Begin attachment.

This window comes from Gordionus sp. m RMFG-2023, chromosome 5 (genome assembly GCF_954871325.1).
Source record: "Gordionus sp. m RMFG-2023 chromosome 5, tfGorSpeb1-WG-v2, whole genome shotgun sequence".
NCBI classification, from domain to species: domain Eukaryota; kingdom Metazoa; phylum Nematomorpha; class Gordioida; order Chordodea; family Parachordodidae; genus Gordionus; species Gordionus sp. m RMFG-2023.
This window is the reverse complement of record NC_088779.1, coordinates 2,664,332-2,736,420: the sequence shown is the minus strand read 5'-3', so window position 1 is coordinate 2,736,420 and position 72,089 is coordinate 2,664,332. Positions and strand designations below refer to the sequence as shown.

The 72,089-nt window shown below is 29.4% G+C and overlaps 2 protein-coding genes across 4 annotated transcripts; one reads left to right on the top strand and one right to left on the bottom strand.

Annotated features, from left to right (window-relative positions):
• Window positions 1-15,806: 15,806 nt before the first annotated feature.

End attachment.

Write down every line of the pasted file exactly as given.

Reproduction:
This window comes from Gordionus sp. m RMFG-2023, chromosome 5 (genome assembly GCF_954871325.1).
Source record: "Gordionus sp. m RMFG-2023 chromosome 5, tfGorSpeb1-WG-v2, whole genome shotgun sequence".
NCBI classification, from domain to species: domain Eukaryota; kingdom Metazoa; phylum Nematomorpha; class Gordioida; order Chordodea; family Parachordodidae; genus Gordionus; species Gordionus sp. m RMFG-2023.
This window is the reverse complement of record NC_088779.1, coordinates 2,664,332-2,736,420: the sequence shown is the minus strand read 5'-3', so window position 1 is coordinate 2,736,420 and position 72,089 is coordinate 2,664,332. Positions and strand designations below refer to the sequence as shown.

The 72,089-nt window shown below is 29.4% G+C and overlaps 2 protein-coding genes across 4 annotated transcripts; one reads left to right on the top strand and one right to left on the bottom strand.

Annotated features, from left to right (window-relative positions):
• Window positions 1-15,806: 15,806 nt before the first annotated feature.